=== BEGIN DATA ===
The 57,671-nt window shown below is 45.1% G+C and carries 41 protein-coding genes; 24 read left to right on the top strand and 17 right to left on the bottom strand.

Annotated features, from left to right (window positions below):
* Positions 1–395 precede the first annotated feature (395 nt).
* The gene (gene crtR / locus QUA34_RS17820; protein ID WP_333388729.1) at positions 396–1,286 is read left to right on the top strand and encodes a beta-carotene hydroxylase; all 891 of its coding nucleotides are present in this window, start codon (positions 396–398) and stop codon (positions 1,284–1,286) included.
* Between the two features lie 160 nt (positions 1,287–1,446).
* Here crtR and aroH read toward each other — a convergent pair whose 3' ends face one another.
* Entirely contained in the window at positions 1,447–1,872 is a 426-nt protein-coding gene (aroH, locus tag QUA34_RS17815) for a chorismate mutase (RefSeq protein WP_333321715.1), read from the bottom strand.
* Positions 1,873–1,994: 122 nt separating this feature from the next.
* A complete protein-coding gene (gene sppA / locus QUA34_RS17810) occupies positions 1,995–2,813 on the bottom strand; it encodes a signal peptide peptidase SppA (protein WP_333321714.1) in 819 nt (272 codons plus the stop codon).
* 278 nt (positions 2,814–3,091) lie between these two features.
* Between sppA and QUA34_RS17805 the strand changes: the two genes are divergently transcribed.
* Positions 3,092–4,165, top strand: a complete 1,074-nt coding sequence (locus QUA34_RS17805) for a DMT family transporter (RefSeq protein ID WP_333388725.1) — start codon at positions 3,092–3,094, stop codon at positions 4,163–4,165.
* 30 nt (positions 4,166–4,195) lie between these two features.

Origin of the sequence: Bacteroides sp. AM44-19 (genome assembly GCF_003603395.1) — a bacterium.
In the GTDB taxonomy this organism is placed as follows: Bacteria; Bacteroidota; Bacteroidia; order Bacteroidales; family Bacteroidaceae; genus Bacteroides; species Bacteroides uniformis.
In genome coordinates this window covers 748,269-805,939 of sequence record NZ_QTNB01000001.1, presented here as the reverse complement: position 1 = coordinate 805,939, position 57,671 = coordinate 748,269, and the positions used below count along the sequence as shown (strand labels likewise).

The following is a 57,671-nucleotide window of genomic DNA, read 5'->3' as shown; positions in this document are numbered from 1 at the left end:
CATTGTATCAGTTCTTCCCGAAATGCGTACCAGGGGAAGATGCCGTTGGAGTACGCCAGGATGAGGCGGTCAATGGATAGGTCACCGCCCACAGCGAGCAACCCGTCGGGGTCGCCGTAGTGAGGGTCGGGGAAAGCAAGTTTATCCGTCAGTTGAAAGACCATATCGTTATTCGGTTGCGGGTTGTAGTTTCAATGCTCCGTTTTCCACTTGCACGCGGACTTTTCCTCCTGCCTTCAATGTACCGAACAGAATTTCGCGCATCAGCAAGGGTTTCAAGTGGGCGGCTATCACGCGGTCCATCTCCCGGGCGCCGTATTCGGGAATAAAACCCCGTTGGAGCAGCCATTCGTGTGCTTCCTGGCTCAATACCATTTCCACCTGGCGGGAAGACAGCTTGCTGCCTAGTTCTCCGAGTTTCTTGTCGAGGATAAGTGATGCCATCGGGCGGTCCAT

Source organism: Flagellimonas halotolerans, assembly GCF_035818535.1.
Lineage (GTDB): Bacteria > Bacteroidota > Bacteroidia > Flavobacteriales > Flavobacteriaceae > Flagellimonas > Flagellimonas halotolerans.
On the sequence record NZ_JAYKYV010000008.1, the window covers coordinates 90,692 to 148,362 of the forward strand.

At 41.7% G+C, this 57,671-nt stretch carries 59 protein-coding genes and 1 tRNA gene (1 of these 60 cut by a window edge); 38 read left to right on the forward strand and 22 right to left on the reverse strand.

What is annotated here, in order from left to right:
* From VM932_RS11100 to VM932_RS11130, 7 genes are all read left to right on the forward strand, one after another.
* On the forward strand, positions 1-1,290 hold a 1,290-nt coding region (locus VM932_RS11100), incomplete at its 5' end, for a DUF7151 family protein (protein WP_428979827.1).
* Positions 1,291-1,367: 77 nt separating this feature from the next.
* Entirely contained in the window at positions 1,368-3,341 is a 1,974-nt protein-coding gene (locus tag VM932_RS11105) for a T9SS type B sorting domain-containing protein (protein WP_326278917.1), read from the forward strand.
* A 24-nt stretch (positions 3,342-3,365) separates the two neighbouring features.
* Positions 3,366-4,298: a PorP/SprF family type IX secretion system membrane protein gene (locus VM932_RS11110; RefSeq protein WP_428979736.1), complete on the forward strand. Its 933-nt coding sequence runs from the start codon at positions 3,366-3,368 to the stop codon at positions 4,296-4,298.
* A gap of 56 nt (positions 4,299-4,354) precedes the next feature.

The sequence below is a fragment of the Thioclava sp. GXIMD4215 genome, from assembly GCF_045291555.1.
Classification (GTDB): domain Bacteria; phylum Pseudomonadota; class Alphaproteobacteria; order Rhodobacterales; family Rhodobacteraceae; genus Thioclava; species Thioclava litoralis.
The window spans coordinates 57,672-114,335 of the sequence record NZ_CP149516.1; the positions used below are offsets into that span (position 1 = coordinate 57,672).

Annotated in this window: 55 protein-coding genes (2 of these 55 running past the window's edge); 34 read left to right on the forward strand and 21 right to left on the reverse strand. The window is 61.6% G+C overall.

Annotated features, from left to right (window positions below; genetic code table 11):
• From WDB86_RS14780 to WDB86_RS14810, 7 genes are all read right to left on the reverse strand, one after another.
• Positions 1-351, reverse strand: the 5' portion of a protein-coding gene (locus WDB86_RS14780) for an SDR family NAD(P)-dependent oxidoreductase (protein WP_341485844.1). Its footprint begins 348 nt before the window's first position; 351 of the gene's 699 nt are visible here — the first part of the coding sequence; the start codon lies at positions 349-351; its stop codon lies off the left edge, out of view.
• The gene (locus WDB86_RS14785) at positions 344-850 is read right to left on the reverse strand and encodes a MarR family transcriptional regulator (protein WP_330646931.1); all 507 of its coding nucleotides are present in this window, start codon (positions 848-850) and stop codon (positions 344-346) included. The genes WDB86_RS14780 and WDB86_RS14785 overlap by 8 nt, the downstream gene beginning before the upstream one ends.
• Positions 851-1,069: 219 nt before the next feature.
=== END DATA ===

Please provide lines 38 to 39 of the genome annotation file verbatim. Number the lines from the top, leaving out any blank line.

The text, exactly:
• The gene (locus WDB86_RS14785) at positions 344-850 is read right to left on the reverse strand and encodes a MarR family transcriptional regulator (protein WP_330646931.1); all 507 of its coding nucleotides are present in this window, start codon (positions 848-850) and stop codon (positions 344-346) included. The genes WDB86_RS14780 and WDB86_RS14785 overlap by 8 nt, the downstream gene beginning before the upstream one ends.
• Positions 851-1,069: 219 nt before the next feature.